Innovative Models for Broadband Businesses through Shared Infrastructures
Date: April 28, 2011
Round Two: 11:00-12:30 a.m.
Paul Bultema (Moderator)
Executive Director, UK & Ireland, Strategy
Kumar Ranjan (Moderator)
Executive Director, Network, APAC Communications & High Tech
Emerson B. Almeida
Head of Carrier Management
for Canada, Caribbean,
and Latin America
Executive Vice President Chief
Bright House Networks
The network infrastructure is the backbone of today’s "always on, always connected" world.
As the value chain continues to evolve and as the demand for digital devices grows, the opportunities for companies to develop shared-infrastructure business models are shaping up in both developed and emerging markets.
In this session, executives from three types of businesses—an operator, a network equipment provider, and a cable company—shared their perspectives on why and how infrastructure sharing is taking place, covering these topics:
- Business drivers for infrastructure sharing in various parts of the world
- Open wholesale networks and public/private partnerships
- Regulatory, cost sharing, and pricing implications
- Considerations for various players in the value chain
- Role of governments in driving the new models
The new model has unfolded in three phases: 2002-2004, 2004-2009-present. In the US and Russia, infrastructure sharing includes innovative wholesale LTE models; in Australia and the UK, it’s taking the form of early-adopter public and private partnerships. Other options include asset ventures, shared ServeCos, vendor-led sharing and outsourcing, managed capacity, and MVNOs.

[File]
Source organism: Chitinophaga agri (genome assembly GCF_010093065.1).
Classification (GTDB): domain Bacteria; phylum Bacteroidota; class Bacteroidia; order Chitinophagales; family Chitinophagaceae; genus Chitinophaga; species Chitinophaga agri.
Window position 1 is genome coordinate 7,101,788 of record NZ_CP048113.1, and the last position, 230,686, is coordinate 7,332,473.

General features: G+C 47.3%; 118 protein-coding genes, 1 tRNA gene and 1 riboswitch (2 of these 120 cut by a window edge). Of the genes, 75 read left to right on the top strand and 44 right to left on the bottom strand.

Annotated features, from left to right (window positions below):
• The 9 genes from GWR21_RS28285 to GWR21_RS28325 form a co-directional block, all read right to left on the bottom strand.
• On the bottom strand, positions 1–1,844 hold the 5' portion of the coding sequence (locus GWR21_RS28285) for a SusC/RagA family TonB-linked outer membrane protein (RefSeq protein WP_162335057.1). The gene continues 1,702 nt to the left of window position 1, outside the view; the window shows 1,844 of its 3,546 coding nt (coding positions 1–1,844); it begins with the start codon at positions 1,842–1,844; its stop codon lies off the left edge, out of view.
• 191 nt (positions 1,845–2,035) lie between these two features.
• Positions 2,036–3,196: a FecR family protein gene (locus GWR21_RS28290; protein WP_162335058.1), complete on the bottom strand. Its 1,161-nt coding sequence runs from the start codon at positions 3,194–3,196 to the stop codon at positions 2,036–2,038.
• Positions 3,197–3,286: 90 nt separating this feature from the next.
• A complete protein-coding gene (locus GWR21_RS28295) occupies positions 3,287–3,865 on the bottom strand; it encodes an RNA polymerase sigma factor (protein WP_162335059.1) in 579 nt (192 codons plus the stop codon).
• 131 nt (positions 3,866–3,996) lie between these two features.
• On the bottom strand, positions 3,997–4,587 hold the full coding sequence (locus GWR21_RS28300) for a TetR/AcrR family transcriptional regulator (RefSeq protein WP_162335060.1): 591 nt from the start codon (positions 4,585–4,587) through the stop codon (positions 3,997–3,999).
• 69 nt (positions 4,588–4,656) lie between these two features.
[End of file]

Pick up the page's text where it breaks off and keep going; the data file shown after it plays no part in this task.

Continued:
Paul Bultema, Accenture’s Communications and High Tech practice, argued that infrastructure sharing is required to remain efficient and profitable in the communications industry, given the growth of capital expenditures to support an exponential growth in the consumption of data and video. For those considering infrastructure sharing, he suggested everyone consider five variables:
- Regulations: Governments are creating public-private models for broadband. "Does this mean more regulation in the future?"
- Governance: How does one set up a multi-tiered NetCo/ServCo and SLA’s? "Which business model will work best in your organization?"
- Transition: "How do you transition parallel networks towards single platforms? What happens to legacy PSTN infrastructures?"
- Pricing: To what extent will tiered pricing help operators over time? Will consumers see pricing benefits due to infrastructure sharing?
- Differentiation: "How do you differentiate your services without network control?" Will there be differentiated QOS offerings from shared providers?
Emerson Almeida, head of carrier management for Canada, Caribbean and Latin America, AT&T, reinforced the necessity of infrastructure sharing in international market. For instance, licensing is an issue in Canada and Latin America; by making partners of local carriers, a company can more readily succeed in those markets.
In emerging markets—some with infrastructures to share, some without—pricing (premium pricing, tiered pricing or other pricing structures) and regulatory issues are paramount. According to Dushyvant Sukhija, vice president, Cisco, how to price is an important factor for the operators to consider when sharing infrastructures. There are many models to support infrastructure-sharing agreements and the value chain continues to evolve rapidly. The opportunities for companies to develop shared infrastructure-based business models to drive profits are available in both developed and emerging markets.
For a cable company as a customer of the shared infrastructure, Kashif Haq pointed out that in the U.S. wireless companies want to work with cable companies like Bright House Networks for spectrum sharing while the company is focusing more on wholesale and positioned to meet the demands of its customers.For more information: